There is still the matter of Ferol’s facial challenge to the theater ordinance. Ferol never applied for a license under Chapter 83. However, Ferol contends that because the theater ordinance was a prior restraint, it has standing to challenge the ordinance and to obtain damages. As a general matter, it is true that a plaintiff can bring a facial challenge to an allegedly unconstitutional licensing regulation without applying for a license. See City of Lakewood, 486 U.S. at 755-56, 108 S.Ct. 2138. However, in the present case, the ordinance has been repealed, and Ferol’s Article III standing depends on its having sustained damages as a result of Chapter 83’s existence. Yet, the summary-judgment record contains no affidavit or other evidence indicating that Ferol had concrete plans to open a dry gentlemen’s club (as opposed to a tavern) at the Pittsburgh Avenue location or any other location in the City of Milwaukee during the time that Chapter 83 was in force. Thus, I do not see how Ferol could have been damaged by the mere existence of Chapter 83, and so I am not satisfied that Ferol has standing to challenge Chapter 83 on its face. See Summers v. Earth Island Inst., 555 U.S. 488, 499, 129 S.Ct. 1142, 173 L.Ed.2d 1 (2009) (“it is well established that the court has an independent obligation to assure that standing exists, regardless of whether it is challenged by any of the parties”). Therefore, I will not adjudicate Ferol’s facial challenge to Chapter 83 on the merits at this time. However, should Ferol believe that it can establish Article III standing, it may submit appropriate affidavits to that effect and I will reconsider this ruling.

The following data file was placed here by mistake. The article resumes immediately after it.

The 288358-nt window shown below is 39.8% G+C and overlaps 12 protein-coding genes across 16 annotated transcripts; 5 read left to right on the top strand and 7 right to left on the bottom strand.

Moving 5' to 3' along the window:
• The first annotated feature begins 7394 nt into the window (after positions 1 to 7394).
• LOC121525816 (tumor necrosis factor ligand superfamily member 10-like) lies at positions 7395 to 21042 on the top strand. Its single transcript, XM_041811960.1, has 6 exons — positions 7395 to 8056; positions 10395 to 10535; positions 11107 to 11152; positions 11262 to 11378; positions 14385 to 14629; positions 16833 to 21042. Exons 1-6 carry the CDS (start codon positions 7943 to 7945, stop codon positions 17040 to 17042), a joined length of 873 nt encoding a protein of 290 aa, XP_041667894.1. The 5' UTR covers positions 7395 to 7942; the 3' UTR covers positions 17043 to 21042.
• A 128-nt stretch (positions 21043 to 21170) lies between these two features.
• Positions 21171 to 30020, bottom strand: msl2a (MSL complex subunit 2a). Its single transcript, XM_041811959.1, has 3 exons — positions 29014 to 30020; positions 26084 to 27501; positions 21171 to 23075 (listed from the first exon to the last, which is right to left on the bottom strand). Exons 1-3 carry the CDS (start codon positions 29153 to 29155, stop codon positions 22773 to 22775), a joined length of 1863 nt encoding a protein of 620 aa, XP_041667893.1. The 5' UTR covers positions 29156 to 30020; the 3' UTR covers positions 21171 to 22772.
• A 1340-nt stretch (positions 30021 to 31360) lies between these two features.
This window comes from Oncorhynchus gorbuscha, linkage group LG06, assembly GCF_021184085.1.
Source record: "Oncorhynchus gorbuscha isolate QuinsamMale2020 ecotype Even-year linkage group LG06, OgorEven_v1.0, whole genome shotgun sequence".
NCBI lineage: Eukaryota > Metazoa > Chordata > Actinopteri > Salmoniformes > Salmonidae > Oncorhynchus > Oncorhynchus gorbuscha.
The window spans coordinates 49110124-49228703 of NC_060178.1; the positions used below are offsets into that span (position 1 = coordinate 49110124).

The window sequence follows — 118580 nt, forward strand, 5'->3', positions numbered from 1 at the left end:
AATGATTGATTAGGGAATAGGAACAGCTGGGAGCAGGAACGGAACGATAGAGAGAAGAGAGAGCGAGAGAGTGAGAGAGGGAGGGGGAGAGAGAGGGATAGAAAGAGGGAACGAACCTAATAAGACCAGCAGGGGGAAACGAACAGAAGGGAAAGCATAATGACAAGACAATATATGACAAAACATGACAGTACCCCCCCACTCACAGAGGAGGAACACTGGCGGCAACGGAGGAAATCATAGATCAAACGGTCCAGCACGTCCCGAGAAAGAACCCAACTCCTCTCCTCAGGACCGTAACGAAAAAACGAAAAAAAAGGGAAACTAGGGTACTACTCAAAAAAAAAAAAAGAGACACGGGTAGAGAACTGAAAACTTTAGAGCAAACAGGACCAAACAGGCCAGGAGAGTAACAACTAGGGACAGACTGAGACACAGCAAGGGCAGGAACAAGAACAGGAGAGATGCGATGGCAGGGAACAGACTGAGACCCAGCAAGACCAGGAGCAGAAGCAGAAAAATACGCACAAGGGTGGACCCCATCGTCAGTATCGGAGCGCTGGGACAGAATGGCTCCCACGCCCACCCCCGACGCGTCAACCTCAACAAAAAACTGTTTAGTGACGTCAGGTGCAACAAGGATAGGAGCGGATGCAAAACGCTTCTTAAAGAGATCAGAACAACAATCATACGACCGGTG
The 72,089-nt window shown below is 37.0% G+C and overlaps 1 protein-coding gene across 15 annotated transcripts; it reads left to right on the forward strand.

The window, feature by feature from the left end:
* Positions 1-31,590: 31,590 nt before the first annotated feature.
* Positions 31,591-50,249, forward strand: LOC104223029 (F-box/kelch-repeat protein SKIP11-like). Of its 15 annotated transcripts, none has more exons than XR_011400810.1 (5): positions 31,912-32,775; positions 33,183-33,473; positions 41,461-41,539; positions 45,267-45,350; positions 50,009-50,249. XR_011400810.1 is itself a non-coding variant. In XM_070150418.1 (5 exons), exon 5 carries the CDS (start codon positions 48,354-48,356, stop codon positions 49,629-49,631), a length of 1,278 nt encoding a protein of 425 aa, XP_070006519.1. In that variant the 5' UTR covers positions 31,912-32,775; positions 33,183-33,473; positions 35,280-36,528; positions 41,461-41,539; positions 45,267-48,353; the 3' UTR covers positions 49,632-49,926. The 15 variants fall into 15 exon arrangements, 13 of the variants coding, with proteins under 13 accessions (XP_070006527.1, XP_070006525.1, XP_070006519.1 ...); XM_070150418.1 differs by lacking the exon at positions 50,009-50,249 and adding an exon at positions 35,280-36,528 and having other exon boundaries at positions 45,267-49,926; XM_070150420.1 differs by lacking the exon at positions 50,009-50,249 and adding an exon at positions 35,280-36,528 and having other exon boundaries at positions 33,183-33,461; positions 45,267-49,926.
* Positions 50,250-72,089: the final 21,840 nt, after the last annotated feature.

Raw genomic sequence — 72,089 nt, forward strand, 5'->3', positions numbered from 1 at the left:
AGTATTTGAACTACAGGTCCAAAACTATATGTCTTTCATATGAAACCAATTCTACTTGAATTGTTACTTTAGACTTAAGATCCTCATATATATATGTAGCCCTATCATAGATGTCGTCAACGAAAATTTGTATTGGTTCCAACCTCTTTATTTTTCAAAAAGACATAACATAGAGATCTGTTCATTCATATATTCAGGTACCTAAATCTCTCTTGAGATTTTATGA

C. Public Entertainment Club Ordinance